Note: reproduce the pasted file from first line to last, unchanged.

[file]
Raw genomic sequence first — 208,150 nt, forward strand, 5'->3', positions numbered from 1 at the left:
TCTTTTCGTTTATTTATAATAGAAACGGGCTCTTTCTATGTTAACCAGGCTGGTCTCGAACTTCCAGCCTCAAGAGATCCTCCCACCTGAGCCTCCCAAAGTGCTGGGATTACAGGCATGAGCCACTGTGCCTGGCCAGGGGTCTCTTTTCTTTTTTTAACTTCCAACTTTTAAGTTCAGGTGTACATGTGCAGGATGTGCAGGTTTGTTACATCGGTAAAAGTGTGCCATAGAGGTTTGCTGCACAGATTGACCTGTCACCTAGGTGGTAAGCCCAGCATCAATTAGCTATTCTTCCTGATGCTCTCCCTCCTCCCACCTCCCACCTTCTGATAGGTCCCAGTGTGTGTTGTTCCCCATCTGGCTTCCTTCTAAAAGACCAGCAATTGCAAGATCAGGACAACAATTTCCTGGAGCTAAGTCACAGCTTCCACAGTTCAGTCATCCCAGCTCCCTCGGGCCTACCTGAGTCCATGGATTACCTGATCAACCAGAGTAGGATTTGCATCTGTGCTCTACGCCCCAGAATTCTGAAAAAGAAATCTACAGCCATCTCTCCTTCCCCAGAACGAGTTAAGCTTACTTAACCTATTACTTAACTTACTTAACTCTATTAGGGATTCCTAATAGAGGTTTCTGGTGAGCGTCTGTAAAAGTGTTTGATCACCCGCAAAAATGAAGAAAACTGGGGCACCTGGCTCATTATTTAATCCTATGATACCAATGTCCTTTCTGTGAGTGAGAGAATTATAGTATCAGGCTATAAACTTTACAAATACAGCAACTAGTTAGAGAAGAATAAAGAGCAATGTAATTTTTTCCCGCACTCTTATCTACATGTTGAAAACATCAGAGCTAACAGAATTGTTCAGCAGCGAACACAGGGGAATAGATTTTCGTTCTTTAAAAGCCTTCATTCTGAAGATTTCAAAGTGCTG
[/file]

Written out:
Raw genomic sequence first — 208,150 nt, forward strand, 5'->3', positions numbered from 1 at the left:
TCTTTTCGTTTATTTATAATAGAAACGGGCTCTTTCTATGTTAACCAGGCTGGTCTCGAACTTCCAGCCTCAAGAGATCCTCCCACCTGAGCCTCCCAAAGTGCTGGGATTACAGGCATGAGCCACTGTGCCTGGCCAGGGGTCTCTTTTCTTTTTTTAACTTCCAACTTTTAAGTTCAGGTGTACATGTGCAGGATGTGCAGGTTTGTTACATCGGTAAAAGTGTGCCATAGAGGTTTGCTGCACAGATTGACCTGTCACCTAGGTGGTAAGCCCAGCATCAATTAGCTATTCTTCCTGATGCTCTCCCTCCTCCCACCTCCCACCTTCTGATAGGTCCCAGTGTGTGTTGTTCCCCATCTGGCTTCCTTCTAAAAGACCAGCAATTGCAAGATCAGGACAACAATTTCCTGGAGCTAAGTCACAGCTTCCACAGTTCAGTCATCCCAGCTCCCTCGGGCCTACCTGAGTCCATGGATTACCTGATCAACCAGAGTAGGATTTGCATCTGTGCTCTACGCCCCAGAATTCTGAAAAAGAAATCTACAGCCATCTCTCCTTCCCCAGAACGAGTTAAGCTTACTTAACCTATTACTTAACTTACTTAACTCTATTAGGGATTCCTAATAGAGGTTTCTGGTGAGCGTCTGTAAAAGTGTTTGATCACCCGCAAAAATGAAGAAAACTGGGGCACCTGGCTCATTATTTAATCCTATGATACCAATGTCCTTTCTGTGAGTGAGAGAATTATAGTATCAGGCTATAAACTTTACAAATACAGCAACTAGTTAGAGAAGAATAAAGAGCAATGTAATTTTTTCCCGCACTCTTATCTACATGTTGAAAACATCAGAGCTAACAGAATTGTTCAGCAGCGAACACAGGGGAATAGATTTTCGTTCTTTAAAAGCCTTCATTCTGAAGATTTCAAAGTGCTG